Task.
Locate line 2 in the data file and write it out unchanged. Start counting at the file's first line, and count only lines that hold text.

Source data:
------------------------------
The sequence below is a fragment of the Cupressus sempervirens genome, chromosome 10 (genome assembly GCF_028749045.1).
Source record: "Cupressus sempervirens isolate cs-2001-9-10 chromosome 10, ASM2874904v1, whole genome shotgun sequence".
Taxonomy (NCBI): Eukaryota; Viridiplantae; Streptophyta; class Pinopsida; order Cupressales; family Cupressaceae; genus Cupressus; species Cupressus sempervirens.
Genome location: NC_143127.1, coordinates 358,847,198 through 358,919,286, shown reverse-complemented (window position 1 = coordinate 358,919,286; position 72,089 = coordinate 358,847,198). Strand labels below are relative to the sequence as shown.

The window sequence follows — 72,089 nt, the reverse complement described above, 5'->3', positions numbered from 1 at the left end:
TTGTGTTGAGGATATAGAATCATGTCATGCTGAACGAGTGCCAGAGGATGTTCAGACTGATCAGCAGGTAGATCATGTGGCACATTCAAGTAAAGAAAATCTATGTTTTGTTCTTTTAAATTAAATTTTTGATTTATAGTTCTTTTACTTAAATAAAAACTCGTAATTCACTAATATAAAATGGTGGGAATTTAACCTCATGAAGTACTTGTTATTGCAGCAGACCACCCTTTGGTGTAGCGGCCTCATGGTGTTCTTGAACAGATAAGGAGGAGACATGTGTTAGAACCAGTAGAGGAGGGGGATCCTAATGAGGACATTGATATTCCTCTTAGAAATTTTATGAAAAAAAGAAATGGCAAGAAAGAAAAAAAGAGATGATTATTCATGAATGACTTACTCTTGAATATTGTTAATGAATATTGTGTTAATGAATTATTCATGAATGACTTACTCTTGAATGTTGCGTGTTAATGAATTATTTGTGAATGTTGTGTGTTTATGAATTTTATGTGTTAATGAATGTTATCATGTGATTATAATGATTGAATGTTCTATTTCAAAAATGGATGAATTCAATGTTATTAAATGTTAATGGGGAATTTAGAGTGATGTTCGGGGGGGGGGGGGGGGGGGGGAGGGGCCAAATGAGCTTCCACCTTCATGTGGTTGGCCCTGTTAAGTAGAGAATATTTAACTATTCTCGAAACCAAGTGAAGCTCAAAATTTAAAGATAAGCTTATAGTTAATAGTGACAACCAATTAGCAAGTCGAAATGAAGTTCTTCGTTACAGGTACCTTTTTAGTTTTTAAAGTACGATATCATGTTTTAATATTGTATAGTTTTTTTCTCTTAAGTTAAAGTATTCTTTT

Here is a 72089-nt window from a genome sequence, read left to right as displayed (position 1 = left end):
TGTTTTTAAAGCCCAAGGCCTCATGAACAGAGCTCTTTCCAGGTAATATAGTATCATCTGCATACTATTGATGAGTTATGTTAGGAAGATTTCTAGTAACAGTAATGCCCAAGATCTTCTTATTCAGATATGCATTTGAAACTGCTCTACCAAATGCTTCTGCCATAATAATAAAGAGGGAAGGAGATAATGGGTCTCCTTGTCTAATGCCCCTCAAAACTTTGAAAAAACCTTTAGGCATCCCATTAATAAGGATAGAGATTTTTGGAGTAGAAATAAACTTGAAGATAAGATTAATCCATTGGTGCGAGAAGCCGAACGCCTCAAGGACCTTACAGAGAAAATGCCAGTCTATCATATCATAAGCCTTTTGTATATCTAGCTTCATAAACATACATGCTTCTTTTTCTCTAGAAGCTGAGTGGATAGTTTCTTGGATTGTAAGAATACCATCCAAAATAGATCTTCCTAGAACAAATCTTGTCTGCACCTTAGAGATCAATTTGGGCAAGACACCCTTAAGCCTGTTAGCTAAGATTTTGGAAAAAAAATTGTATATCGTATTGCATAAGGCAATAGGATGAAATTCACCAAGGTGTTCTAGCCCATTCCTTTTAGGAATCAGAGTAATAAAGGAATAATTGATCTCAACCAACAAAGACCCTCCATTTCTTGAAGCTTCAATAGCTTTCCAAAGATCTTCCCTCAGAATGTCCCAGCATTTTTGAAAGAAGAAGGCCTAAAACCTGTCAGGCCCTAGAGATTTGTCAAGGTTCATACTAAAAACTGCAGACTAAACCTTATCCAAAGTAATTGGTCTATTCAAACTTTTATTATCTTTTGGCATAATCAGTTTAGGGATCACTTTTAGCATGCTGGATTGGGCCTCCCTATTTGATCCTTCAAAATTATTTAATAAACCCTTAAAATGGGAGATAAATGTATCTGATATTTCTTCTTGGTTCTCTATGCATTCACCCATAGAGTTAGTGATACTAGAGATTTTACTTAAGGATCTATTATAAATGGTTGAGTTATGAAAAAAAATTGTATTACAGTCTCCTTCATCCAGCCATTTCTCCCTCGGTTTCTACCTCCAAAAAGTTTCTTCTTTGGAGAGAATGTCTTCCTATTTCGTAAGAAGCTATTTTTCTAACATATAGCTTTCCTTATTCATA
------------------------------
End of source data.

Source record: "Cupressus sempervirens isolate cs-2001-9-10 chromosome 10, ASM2874904v1, whole genome shotgun sequence".